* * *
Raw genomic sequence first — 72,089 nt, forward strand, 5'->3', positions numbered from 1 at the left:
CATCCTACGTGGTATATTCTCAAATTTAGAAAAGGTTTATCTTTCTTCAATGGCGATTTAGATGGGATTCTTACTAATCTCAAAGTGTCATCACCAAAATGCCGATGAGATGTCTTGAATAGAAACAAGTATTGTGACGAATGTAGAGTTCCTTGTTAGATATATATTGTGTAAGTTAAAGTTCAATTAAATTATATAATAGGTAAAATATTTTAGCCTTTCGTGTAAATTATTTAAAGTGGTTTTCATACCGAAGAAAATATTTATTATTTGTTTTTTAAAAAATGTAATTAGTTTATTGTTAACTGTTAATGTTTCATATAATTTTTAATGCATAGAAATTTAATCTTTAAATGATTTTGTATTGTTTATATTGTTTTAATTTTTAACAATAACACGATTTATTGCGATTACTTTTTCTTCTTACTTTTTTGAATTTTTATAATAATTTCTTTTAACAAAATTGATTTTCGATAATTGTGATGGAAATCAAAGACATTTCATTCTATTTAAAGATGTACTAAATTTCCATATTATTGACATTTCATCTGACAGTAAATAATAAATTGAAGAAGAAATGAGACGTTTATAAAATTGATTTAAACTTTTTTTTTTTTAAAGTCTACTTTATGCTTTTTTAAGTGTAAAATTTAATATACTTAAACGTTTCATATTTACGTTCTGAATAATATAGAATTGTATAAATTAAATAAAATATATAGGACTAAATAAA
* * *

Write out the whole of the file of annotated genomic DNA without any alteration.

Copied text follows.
Raw genomic sequence first — 72,089 nt, forward strand, 5'->3', positions numbered from 1 at the left:
CATCCTACGTGGTATATTCTCAAATTTAGAAAAGGTTTATCTTTCTTCAATGGCGATTTAGATGGGATTCTTACTAATCTCAAAGTGTCATCACCAAAATGCCGATGAGATGTCTTGAATAGAAACAAGTATTGTGACGAATGTAGAGTTCCTTGTTAGATATATATTGTGTAAGTTAAAGTTCAATTAAATTATATAATAGGTAAAATATTTTAGCCTTTCGTGTAAATTATTTAAAGTGGTTTTCATACCGAAGAAAATATTTATTATTTGTTTTTTAAAAAATGTAATTAGTTTATTGTTAACTGTTAATGTTTCATATAATTTTTAATGCATAGAAATTTAATCTTTAAATGATTTTGTATTGTTTATATTGTTTTAATTTTTAACAATAACACGATTTATTGCGATTACTTTTTCTTCTTACTTTTTTGAATTTTTATAATAATTTCTTTTAACAAAATTGATTTTCGATAATTGTGATGGAAATCAAAGACATTTCATTCTATTTAAAGATGTACTAAATTTCCATATTATTGACATTTCATCTGACAGTAAATAATAAATTGAAGAAGAAATGAGACGTTTATAAAATTGATTTAAACTTTTTTTTTTTTAAAGTCTACTTTATGCTTTTTTAAGTGTAAAATTTAATATACTTAAACGTTTCATATTTACGTTCTGAATAATATAGAATTGTATAAATTAAATAAAATATATAGGACTAAATAAA